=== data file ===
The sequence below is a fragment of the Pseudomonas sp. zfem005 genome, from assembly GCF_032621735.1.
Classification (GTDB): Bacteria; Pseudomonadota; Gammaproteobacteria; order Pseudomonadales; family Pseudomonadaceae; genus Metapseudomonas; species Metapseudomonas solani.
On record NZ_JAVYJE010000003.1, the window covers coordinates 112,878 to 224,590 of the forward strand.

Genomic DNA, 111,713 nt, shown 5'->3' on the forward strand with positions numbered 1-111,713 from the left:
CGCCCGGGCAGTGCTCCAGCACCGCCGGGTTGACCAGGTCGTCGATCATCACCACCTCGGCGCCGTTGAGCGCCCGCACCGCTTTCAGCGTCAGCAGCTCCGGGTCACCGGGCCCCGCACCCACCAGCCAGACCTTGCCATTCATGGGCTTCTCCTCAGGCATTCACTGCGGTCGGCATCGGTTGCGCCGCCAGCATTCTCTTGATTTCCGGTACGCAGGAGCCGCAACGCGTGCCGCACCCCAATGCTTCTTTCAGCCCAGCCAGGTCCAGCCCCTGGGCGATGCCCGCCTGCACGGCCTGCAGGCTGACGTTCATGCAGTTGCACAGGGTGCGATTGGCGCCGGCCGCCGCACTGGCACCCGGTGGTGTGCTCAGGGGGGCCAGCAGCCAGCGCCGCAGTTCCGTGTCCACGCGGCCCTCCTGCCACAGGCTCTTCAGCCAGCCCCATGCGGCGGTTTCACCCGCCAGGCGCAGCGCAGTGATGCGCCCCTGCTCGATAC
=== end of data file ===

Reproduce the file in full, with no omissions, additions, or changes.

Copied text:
The sequence below is a fragment of the Pseudomonas sp. zfem005 genome, from assembly GCF_032621735.1.
Classification (GTDB): Bacteria; Pseudomonadota; Gammaproteobacteria; order Pseudomonadales; family Pseudomonadaceae; genus Metapseudomonas; species Metapseudomonas solani.
On record NZ_JAVYJE010000003.1, the window covers coordinates 112,878 to 224,590 of the forward strand.

Genomic DNA, 111,713 nt, shown 5'->3' on the forward strand with positions numbered 1-111,713 from the left:
CGCCCGGGCAGTGCTCCAGCACCGCCGGGTTGACCAGGTCGTCGATCATCACCACCTCGGCGCCGTTGAGCGCCCGCACCGCTTTCAGCGTCAGCAGCTCCGGGTCACCGGGCCCCGCACCCACCAGCCAGACCTTGCCATTCATGGGCTTCTCCTCAGGCATTCACTGCGGTCGGCATCGGTTGCGCCGCCAGCATTCTCTTGATTTCCGGTACGCAGGAGCCGCAACGCGTGCCGCACCCCAATGCTTCTTTCAGCCCAGCCAGGTCCAGCCCCTGGGCGATGCCCGCCTGCACGGCCTGCAGGCTGACGTTCATGCAGTTGCACAGGGTGCGATTGGCGCCGGCCGCCGCACTGGCACCCGGTGGTGTGCTCAGGGGGGCCAGCAGCCAGCGCCGCAGTTCCGTGTCCACGCGGCCCTCCTGCCACAGGCTCTTCAGCCAGCCCCATGCGGCGGTTTCACCCGCCAGGCGCAGCGCAGTGATGCGCCCCTGCTCGATAC